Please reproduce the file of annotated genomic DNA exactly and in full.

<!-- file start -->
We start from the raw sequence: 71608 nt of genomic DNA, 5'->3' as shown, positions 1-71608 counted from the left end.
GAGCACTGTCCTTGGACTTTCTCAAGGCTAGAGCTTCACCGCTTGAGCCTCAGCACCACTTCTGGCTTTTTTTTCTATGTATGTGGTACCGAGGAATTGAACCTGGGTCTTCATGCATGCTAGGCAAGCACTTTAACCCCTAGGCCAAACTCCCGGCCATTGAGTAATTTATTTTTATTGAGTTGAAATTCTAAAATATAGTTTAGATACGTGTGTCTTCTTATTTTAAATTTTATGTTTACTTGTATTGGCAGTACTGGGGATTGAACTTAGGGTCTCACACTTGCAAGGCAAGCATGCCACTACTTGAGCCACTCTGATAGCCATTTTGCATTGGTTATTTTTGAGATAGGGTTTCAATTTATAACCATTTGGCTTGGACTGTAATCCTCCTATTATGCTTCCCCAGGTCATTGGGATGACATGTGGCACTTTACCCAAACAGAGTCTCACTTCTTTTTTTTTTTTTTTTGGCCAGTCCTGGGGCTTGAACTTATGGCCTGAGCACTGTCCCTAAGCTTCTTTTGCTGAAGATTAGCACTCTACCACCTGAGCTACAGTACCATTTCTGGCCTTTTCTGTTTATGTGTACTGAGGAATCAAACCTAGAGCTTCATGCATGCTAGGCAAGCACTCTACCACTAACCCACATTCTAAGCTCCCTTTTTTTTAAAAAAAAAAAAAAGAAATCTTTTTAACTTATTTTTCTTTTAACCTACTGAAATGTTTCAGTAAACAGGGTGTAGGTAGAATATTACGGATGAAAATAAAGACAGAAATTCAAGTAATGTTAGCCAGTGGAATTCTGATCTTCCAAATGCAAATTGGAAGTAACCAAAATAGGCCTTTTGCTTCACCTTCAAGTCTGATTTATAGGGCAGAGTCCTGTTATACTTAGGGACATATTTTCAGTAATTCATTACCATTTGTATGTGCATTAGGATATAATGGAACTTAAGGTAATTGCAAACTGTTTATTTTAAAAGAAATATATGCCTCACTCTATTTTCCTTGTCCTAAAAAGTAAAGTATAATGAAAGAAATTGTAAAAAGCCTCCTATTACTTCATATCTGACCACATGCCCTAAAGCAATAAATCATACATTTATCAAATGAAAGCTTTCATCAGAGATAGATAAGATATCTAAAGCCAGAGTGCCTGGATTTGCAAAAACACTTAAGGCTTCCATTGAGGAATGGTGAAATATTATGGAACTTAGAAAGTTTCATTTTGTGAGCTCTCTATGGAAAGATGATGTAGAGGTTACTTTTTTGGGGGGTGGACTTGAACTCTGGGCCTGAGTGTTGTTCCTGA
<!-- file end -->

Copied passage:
We start from the raw sequence: 71608 nt of genomic DNA, 5'->3' as shown, positions 1-71608 counted from the left end.
GAGCACTGTCCTTGGACTTTCTCAAGGCTAGAGCTTCACCGCTTGAGCCTCAGCACCACTTCTGGCTTTTTTTTCTATGTATGTGGTACCGAGGAATTGAACCTGGGTCTTCATGCATGCTAGGCAAGCACTTTAACCCCTAGGCCAAACTCCCGGCCATTGAGTAATTTATTTTTATTGAGTTGAAATTCTAAAATATAGTTTAGATACGTGTGTCTTCTTATTTTAAATTTTATGTTTACTTGTATTGGCAGTACTGGGGATTGAACTTAGGGTCTCACACTTGCAAGGCAAGCATGCCACTACTTGAGCCACTCTGATAGCCATTTTGCATTGGTTATTTTTGAGATAGGGTTTCAATTTATAACCATTTGGCTTGGACTGTAATCCTCCTATTATGCTTCCCCAGGTCATTGGGATGACATGTGGCACTTTACCCAAACAGAGTCTCACTTCTTTTTTTTTTTTTTTTGGCCAGTCCTGGGGCTTGAACTTATGGCCTGAGCACTGTCCCTAAGCTTCTTTTGCTGAAGATTAGCACTCTACCACCTGAGCTACAGTACCATTTCTGGCCTTTTCTGTTTATGTGTACTGAGGAATCAAACCTAGAGCTTCATGCATGCTAGGCAAGCACTCTACCACTAACCCACATTCTAAGCTCCCTTTTTTTTAAAAAAAAAAAAAAGAAATCTTTTTAACTTATTTTTCTTTTAACCTACTGAAATGTTTCAGTAAACAGGGTGTAGGTAGAATATTACGGATGAAAATAAAGACAGAAATTCAAGTAATGTTAGCCAGTGGAATTCTGATCTTCCAAATGCAAATTGGAAGTAACCAAAATAGGCCTTTTGCTTCACCTTCAAGTCTGATTTATAGGGCAGAGTCCTGTTATACTTAGGGACATATTTTCAGTAATTCATTACCATTTGTATGTGCATTAGGATATAATGGAACTTAAGGTAATTGCAAACTGTTTATTTTAAAAGAAATATATGCCTCACTCTATTTTCCTTGTCCTAAAAAGTAAAGTATAATGAAAGAAATTGTAAAAAGCCTCCTATTACTTCATATCTGACCACATGCCCTAAAGCAATAAATCATACATTTATCAAATGAAAGCTTTCATCAGAGATAGATAAGATATCTAAAGCCAGAGTGCCTGGATTTGCAAAAACACTTAAGGCTTCCATTGAGGAATGGTGAAATATTATGGAACTTAGAAAGTTTCATTTTGTGAGCTCTCTATGGAAAGATGATGTAGAGGTTACTTTTTTGGGGGGTGGACTTGAACTCTGGGCCTGAGTGTTGTTCCTGA